SWAT was announced last summer and has been up and running for about eight months; they’ve recruited over 1,500 fans. Programs like this are one of the reasons Star Wars fandom is terrific. Sure, Del Rey gets word-of-mouth advertising from those participating, but it’s also another way to build and reinforce the community. I talked with some fans enrolled in SWAT to get their feelings about the project.
On the surface Han Solo is an “easy” character — a wise-cracking scoundrel with a penchant for getting in over his head. But for authors who want to really capture the sum of Han’s parts, it’s not quite as easy as it looks, especially post-Episode IV. He’s a mercenary, but he’s currently hooked up with a non-profit operation. He looks out for himself, but it’s his friends that are keeping him around. Author James S.A. Corey does a great job of handling this balancing act in the new book, Honor Among Thieves, out this week.
There’s this story about being a writer that it’s a lonesome, solitary job where one labors in a garret or something. The reality is pretty different, and not just for us. Any writer going through traditional publishing models is at the very least working with an editor, a copyeditor, and the layout and design team. Often there are also first readers who give some distance and perspective on a new book, friends, and spouses who we bounce ideas off, other writers who we sit at bars with and talk about business and craft. So just from the outset, let’s be clear: Writing is only a solitary business when you compare it to something like tech support or consulting.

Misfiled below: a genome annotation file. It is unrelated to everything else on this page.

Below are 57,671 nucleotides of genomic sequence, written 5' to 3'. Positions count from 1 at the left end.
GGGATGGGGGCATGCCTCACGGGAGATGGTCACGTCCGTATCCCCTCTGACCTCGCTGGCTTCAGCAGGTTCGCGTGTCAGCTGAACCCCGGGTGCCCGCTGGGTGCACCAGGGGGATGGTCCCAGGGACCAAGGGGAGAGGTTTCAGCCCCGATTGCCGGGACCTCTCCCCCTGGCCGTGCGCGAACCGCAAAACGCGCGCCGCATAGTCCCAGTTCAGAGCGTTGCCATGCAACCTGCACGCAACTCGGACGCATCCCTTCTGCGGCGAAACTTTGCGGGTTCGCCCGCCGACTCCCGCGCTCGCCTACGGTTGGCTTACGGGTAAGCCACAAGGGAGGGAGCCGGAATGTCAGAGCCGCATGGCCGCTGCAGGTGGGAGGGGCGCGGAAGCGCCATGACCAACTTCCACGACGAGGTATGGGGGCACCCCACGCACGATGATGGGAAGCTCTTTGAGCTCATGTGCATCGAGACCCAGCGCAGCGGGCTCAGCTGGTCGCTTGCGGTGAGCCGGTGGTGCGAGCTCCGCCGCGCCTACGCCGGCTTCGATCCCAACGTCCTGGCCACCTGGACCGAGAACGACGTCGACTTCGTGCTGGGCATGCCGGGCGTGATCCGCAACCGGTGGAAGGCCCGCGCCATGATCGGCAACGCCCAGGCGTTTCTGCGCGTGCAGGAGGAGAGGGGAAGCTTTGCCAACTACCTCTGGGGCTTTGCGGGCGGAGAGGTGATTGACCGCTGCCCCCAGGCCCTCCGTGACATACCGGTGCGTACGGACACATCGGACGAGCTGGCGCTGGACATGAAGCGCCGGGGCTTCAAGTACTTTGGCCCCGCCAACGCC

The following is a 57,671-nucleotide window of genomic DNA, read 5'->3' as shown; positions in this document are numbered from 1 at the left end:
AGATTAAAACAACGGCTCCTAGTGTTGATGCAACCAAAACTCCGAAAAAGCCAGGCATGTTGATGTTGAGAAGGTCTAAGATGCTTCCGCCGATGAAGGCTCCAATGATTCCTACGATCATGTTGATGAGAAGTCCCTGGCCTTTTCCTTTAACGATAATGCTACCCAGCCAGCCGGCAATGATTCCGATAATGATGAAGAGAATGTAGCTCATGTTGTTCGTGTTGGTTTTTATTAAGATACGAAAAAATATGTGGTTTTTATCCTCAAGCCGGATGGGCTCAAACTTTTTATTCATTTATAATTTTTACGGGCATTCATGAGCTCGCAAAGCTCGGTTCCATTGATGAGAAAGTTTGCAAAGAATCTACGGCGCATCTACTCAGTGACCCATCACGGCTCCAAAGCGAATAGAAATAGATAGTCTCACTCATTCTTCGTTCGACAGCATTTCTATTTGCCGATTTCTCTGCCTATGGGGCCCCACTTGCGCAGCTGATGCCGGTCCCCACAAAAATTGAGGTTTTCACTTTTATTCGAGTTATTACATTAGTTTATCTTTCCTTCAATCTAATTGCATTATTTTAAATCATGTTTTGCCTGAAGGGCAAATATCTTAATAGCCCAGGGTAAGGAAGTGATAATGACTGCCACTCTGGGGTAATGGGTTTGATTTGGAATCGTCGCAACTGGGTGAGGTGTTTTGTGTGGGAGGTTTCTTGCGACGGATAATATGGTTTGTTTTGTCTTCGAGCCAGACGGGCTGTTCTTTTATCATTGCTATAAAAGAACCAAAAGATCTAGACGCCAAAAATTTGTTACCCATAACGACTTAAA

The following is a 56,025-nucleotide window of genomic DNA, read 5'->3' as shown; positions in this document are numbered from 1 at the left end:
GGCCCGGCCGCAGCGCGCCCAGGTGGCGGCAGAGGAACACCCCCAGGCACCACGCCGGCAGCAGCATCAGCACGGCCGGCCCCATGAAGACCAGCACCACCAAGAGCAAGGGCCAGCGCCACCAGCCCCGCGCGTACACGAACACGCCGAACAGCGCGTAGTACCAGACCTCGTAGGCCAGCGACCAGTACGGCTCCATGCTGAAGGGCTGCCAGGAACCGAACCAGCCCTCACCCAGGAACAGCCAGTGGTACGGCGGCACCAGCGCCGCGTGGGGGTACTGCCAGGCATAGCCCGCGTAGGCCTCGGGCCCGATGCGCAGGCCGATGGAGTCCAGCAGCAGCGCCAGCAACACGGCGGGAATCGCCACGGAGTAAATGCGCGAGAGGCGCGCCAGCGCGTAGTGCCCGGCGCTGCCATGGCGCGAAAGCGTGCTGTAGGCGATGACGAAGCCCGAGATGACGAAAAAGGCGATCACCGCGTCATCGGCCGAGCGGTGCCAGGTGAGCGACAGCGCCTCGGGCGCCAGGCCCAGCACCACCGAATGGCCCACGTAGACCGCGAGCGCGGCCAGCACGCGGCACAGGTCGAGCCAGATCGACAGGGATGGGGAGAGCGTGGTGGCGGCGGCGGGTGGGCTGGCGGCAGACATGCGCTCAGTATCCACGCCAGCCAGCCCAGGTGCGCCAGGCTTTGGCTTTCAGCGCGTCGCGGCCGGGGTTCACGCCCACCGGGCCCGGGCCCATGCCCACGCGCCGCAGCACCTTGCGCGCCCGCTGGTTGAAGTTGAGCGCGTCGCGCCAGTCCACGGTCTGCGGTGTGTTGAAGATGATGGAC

Writing for something like Star Wars? That’s a whole different level of collaboration. When we stepped into the project, there were already somewhere between 80 and 90 writers just on the novels in the Expanded Universe. Recent estimates have it that with the books, comic books, video games, and television shows, the Star Wars universe has more stories in it than there are atoms in the universe, though that may be a slight overstatement.
As an educator at the Secondary level, it’s imperative that you keep your students engaged and interested in the curriculum, as you navigate the distractions that life may provide at any given moment. While attending college to become certified as a high school English teacher, I was constantly told that students need to be met where they are at in their lives, and heard catch phrases like “edutainment” to describe the pedagogical approach that many are encouraged to pursue.
This is one of many reasons why incorporating Star Wars into the curriculum is all at once gratifying, exciting, and rewarding. It’s wonderful to see how integrating the saga can inspire students to explore other worlds, analyze complex themes, examine characters and characterization, and think critically about that galaxy far, far away. Navigating the saga encourages empathy and creativity that is essential to molding young minds to become something greater than themselves. Just as Luke Skywalker looked into the twin suns of Tatooine for an outlet to other worlds, and to find his place in the universe, each student is encouraged to make similar connections for the betterment of his or her own world. Star Wars is an excellent avenue for this.